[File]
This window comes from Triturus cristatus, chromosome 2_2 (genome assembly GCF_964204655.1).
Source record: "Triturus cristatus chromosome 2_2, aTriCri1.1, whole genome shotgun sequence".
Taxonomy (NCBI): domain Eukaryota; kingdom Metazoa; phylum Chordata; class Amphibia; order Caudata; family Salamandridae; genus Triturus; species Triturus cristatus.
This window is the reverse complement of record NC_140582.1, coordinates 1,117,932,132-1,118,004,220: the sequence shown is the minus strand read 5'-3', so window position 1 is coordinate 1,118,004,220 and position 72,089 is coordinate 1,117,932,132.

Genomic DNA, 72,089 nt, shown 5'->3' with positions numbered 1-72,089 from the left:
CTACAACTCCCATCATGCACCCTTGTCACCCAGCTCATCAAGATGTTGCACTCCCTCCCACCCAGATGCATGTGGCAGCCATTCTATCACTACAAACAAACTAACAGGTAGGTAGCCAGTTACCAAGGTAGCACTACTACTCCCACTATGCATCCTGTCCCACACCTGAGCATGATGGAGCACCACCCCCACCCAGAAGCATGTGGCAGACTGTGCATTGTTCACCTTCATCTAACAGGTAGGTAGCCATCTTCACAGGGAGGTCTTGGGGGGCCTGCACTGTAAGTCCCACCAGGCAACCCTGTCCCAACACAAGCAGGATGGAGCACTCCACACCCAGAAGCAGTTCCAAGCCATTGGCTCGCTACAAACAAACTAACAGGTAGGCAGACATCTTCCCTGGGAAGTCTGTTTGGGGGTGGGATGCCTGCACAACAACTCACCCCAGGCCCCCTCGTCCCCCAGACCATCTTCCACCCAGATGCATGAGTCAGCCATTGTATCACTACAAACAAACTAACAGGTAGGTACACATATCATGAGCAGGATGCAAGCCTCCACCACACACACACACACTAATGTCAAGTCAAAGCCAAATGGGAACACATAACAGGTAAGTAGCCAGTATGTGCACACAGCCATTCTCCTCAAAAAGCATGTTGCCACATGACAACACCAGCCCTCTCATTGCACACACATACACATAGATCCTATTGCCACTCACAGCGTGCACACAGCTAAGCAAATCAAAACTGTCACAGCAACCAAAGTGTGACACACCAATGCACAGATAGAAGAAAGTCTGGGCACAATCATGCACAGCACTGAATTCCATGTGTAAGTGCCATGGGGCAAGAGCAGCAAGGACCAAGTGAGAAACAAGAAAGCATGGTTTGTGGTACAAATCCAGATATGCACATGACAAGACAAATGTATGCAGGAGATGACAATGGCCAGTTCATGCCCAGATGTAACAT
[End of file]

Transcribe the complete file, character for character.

This window comes from Triturus cristatus, chromosome 2_2 (genome assembly GCF_964204655.1).
Source record: "Triturus cristatus chromosome 2_2, aTriCri1.1, whole genome shotgun sequence".
Taxonomy (NCBI): domain Eukaryota; kingdom Metazoa; phylum Chordata; class Amphibia; order Caudata; family Salamandridae; genus Triturus; species Triturus cristatus.
This window is the reverse complement of record NC_140582.1, coordinates 1,117,932,132-1,118,004,220: the sequence shown is the minus strand read 5'-3', so window position 1 is coordinate 1,118,004,220 and position 72,089 is coordinate 1,117,932,132.

Genomic DNA, 72,089 nt, shown 5'->3' with positions numbered 1-72,089 from the left:
CTACAACTCCCATCATGCACCCTTGTCACCCAGCTCATCAAGATGTTGCACTCCCTCCCACCCAGATGCATGTGGCAGCCATTCTATCACTACAAACAAACTAACAGGTAGGTAGCCAGTTACCAAGGTAGCACTACTACTCCCACTATGCATCCTGTCCCACACCTGAGCATGATGGAGCACCACCCCCACCCAGAAGCATGTGGCAGACTGTGCATTGTTCACCTTCATCTAACAGGTAGGTAGCCATCTTCACAGGGAGGTCTTGGGGGGCCTGCACTGTAAGTCCCACCAGGCAACCCTGTCCCAACACAAGCAGGATGGAGCACTCCACACCCAGAAGCAGTTCCAAGCCATTGGCTCGCTACAAACAAACTAACAGGTAGGCAGACATCTTCCCTGGGAAGTCTGTTTGGGGGTGGGATGCCTGCACAACAACTCACCCCAGGCCCCCTCGTCCCCCAGACCATCTTCCACCCAGATGCATGAGTCAGCCATTGTATCACTACAAACAAACTAACAGGTAGGTACACATATCATGAGCAGGATGCAAGCCTCCACCACACACACACACACTAATGTCAAGTCAAAGCCAAATGGGAACACATAACAGGTAAGTAGCCAGTATGTGCACACAGCCATTCTCCTCAAAAAGCATGTTGCCACATGACAACACCAGCCCTCTCATTGCACACACATACACATAGATCCTATTGCCACTCACAGCGTGCACACAGCTAAGCAAATCAAAACTGTCACAGCAACCAAAGTGTGACACACCAATGCACAGATAGAAGAAAGTCTGGGCACAATCATGCACAGCACTGAATTCCATGTGTAAGTGCCATGGGGCAAGAGCAGCAAGGACCAAGTGAGAAACAAGAAAGCATGGTTTGTGGTACAAATCCAGATATGCACATGACAAGACAAATGTATGCAGGAGATGACAATGGCCAGTTCATGCCCAGATGTAACAT